The National Socialists try to erase all traces and memories of the Lübeck clerics. For a long time they refuse to return the victims’ mortal remains to their families.

Most of the ten farewell letters that the four men wrote on 10 November 1943 to their families, the Bishop of Osnabrück and Father Bültel are not given to their intended recipients. For two letters in particular, from Hermann Lange and Johannes Prassek to Wilhelm Berning, the Bishop of Osnabrück, representatives of the perverted Nazi judiciary justify this internally with the fear “that the (...) letters could somehow get into the hands of unauthorised persons and (...) be used for propaganda detrimental to the interests of the state”.

Even after their murder, the National Socialists still obviously consider the Lübeck clerics to be a danger to the system, because Germany’s military situation is deteriorating on all fronts and dissatisfaction in the population is growing.

The liberation

Eighteen months later, Nazi Germany is finished. Military collapse is followed in 1944/45 by the complete occupation and liberation of Germany by the victorious Allied powers, Britain, the USA and the Soviet Union.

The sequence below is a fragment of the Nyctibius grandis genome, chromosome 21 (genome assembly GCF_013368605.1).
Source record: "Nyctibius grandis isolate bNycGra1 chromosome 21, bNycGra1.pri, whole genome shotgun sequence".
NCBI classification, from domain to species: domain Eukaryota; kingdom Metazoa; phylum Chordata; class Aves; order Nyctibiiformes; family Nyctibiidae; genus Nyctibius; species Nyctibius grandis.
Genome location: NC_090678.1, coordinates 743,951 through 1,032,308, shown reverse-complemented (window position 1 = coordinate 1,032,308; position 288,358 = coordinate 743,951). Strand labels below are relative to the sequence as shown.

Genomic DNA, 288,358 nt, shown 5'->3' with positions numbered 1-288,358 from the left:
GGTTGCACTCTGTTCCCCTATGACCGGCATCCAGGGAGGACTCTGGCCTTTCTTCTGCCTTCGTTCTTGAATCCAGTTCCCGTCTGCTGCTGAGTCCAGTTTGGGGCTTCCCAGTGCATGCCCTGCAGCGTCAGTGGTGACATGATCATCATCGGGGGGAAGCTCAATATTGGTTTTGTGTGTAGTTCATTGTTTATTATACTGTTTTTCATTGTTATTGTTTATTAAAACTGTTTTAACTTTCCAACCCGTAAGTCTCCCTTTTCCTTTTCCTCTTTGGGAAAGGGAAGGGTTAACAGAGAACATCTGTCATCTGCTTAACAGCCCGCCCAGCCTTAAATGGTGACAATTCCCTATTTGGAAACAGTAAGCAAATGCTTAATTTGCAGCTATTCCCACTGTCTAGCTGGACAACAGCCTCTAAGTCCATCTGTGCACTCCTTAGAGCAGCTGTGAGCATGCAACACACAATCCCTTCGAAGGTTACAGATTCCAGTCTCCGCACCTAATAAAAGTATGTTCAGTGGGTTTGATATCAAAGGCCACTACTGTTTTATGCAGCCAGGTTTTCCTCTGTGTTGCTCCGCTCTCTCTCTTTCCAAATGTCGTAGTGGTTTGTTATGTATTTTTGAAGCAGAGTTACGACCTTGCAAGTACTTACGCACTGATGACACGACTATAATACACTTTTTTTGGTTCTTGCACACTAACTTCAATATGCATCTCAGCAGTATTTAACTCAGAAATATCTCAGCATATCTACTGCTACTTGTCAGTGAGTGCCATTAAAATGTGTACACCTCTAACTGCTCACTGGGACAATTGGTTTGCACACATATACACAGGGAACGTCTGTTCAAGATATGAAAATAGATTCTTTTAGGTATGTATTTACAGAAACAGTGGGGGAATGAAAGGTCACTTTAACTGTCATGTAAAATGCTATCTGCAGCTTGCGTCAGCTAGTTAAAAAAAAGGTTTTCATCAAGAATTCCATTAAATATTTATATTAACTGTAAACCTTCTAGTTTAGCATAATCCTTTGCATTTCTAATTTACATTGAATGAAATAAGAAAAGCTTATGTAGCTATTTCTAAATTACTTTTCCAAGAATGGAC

On 8 May 1945 the Second World War ends in Europe with Germany’s unconditional surrender. The result of the National Socialists’ megalomania and barbaric, racist ideology, its terror and its desire for destruction is more than 55 million dead – including more than six million Jews alone, murdered in the Holocaust. Europe lies in ruins. Millions of people lose their homes.

Lay people arrested too


Following the arrest of the four clerics, the Gestapo take eighteen more lay people into custody up to the autumn of 1942. Most of them participated in the discussion groups organised by the three Catholic priests in the Sacred Heart Church. Like the clerics, the prisoners are initially detained in the prison in the Castle Friary and at Lauerhof prison. They remain under arrest for almost a year, until their trial at the People’s Court.